By continuing to use this site, you agree to the use of cookies. You can find out more by following this link Accept & Close ›
Space Blog

Classroom scientists shoot for space

Competition is hotting up as young students throughout the UK start work on their bid for the BNSC funded Space Experiment competition. The basic idea is to create an experiment that fits into a 10cm X 10 cm X 10 cm box. The student that wins will get expert help from SSTL and an astronomical £100,000 to support their efforts. If that sounds good, here's the best bit
The winning experiment will be flown on-board a real SSTL satellite in space.
Baffled? Cautious? Visit the Space Experiment website and get some ideas flowing. Initial proposals are due in by the end of February so if you haven't entered already - get your skates on! If you are a parent or teacher and you know students that have a passion for science and technology - get your teenage students involved. For those of you who missed our Space Experiment blog, here's some more details... and hopefully inspiration. Why encourage more students to study science and engineering? There has been a worrying decline in the number of students studying mathematics, science, engineering and technology subjects. The proof is evidenced by a 30% decrease in physics, a 25% decrease in mathematics, and a 19% decrease in chemistry entries at A level between 1991 and 2003. These are some of the most practical and strategically important subjects and could lead to skills gaps in industry, the risks to Britain’s economic success and a threat to Britain’s’ international reputation as a leader in science research. Source: Lord May, President of the Royal Society testimony to the Parliamentary Scientific Committee in May 2004. School children find science and mathematics dull and difficult and do not see its relevance in their lives. Source; SET for Success Report for Sir Gareth Roberts Review for HM Treasury. Why space and not something more ...practical? Britain has a thriving space industry adds £7 billion to the British economy each year and supports 70,000 jobs, not just in the space research institutes and higher profiles but also in the vital high tech engineering companies that supply parts and technologies for use in space. Space is one of the highest skilled workforces in the Britain and the technologies developed for satellites and missions to other planets can benefit the whole engineering sector, both in terms of available skills and also the creation of new technologies. Some of these technologies are "space-enabled". For example, Britain leads the world in global mobile satellite communications, earth observation, space enabled creative industries and in planetary science. Space is key to sustainable development and can be used to map sea temperature changes, provide communications in the case of disaster relief and open up new opportunities in healthcare and new energy sources.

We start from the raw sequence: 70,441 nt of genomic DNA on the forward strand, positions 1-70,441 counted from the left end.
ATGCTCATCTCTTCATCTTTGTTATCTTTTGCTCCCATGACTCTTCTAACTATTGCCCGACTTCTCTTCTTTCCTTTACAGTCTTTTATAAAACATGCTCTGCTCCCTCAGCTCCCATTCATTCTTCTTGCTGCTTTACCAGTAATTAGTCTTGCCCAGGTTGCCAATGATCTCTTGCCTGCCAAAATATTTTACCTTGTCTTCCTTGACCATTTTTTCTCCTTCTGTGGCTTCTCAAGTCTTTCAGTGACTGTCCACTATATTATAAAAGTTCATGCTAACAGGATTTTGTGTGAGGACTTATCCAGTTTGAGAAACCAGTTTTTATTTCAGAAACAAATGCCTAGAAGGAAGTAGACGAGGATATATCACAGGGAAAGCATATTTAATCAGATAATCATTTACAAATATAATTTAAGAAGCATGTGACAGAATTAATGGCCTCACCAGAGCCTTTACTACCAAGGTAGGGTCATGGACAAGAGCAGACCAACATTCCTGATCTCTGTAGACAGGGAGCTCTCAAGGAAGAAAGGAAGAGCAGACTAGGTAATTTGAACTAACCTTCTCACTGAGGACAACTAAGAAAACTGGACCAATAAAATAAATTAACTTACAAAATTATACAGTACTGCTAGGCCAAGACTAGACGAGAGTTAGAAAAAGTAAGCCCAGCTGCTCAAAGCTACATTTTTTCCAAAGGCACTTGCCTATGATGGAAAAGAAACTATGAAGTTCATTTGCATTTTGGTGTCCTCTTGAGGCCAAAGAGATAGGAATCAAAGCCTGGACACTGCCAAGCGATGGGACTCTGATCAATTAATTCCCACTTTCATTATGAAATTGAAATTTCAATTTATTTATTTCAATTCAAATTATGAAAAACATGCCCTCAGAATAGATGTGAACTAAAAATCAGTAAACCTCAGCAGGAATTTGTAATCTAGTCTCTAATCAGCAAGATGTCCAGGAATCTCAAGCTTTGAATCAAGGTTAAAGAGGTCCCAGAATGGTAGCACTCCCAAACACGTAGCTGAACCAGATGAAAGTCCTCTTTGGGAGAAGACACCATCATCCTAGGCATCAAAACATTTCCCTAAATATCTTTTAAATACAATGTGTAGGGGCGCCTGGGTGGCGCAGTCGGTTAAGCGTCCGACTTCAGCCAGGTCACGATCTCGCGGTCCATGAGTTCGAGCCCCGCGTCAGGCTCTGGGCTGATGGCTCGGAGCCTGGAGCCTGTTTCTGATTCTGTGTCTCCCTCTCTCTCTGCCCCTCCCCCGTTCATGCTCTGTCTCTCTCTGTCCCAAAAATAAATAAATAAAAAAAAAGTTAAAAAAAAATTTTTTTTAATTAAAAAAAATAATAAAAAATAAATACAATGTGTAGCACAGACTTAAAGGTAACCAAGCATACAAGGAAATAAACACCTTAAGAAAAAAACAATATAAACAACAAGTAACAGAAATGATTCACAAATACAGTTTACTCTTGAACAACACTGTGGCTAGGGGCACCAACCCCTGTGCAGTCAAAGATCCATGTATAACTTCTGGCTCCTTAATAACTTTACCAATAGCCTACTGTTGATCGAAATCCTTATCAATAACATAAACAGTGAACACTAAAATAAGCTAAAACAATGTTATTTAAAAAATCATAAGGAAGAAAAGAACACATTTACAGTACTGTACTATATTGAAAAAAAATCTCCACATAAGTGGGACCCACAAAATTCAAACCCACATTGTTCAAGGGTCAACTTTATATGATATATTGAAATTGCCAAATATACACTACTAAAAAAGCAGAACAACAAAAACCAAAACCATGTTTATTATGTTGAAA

17 January 20080 Comments1 Comment

Back to Blog

Blog post currently doesn't have any comments.
 Security code

About This Blog

SSTL's lowdown on cost effective space technology, small satellites, space science and interplanetary exploration.

Post Archive

October 2017(1)
May 2017(1)
January 2017(2)
October 2016(3)
September 2016(1)
July 2016(1)
June 2016(1)
April 2016(1)
March 2016(4)
February 2016(3)
December 2015(2)
November 2015(3)
October 2015(3)
July 2015(1)
May 2015(0)
May 2015(1)
April 2015(1)
March 2015(2)
February 2015(2)
January 2015(2)
December 2014(1)
November 2014(2)
October 2014(2)
September 2014(1)
July 2014(2)
June 2014(3)
May 2014(1)
April 2014(1)
March 2014(1)
February 2014(2)
January 2014(2)
November 2013(3)
October 2013(2)
September 2013(2)
July 2013(3)
June 2013(2)
May 2013(2)
April 2013(4)
March 2013(1)
February 2013(3)
January 2013(5)
December 2012(6)
November 2012(5)
October 2012(4)
September 2012(4)
August 2012(1)
July 2012(6)
June 2012(1)
May 2012(2)
April 2012(5)
March 2012(3)
February 2012(3)
January 2012(1)
December 2011(1)
November 2011(4)
October 2011(5)
September 2011(4)
August 2011(3)
July 2011(4)
June 2011(6)
May 2011(3)
April 2011(1)
March 2011(3)
February 2011(2)
January 2011(3)
December 2010(2)
November 2010(1)
October 2010(2)
September 2010(4)
August 2010(4)
July 2010(2)
June 2010(2)
May 2010(2)
April 2010(4)
March 2010(4)
February 2010(4)
January 2010(3)
December 2009(2)
November 2009(5)
October 2009(2)
September 2009(6)
August 2009(4)
July 2009(3)
June 2009(1)
May 2009(2)
March 2009(2)
February 2009(5)
January 2009(2)
December 2008(3)
November 2008(6)
October 2008(5)
September 2008(3)
August 2008(5)
June 2008(1)
May 2008(3)
April 2008(5)
March 2008(1)
February 2008(1)
January 2008(3)
December 2007(3)
November 2007(6)
October 2007(3)
September 2007(3)
August 2007(1)
July 2007(1)
June 2007(2)
May 2007(2)
April 2007(1)
January 2007(3)
December 2006(1)
September 2006(1)
May 2006(2)
January 2006(1)
December 2005(7)

Show/Hide All

If you like Space Blog, why not subscribe by RSS by clicking the subscribe button, or to recieve updates by email click the subscribe by email button.

*Comments Policy
SSTL reserves the right not to publish comments if they are deemed inappropriate.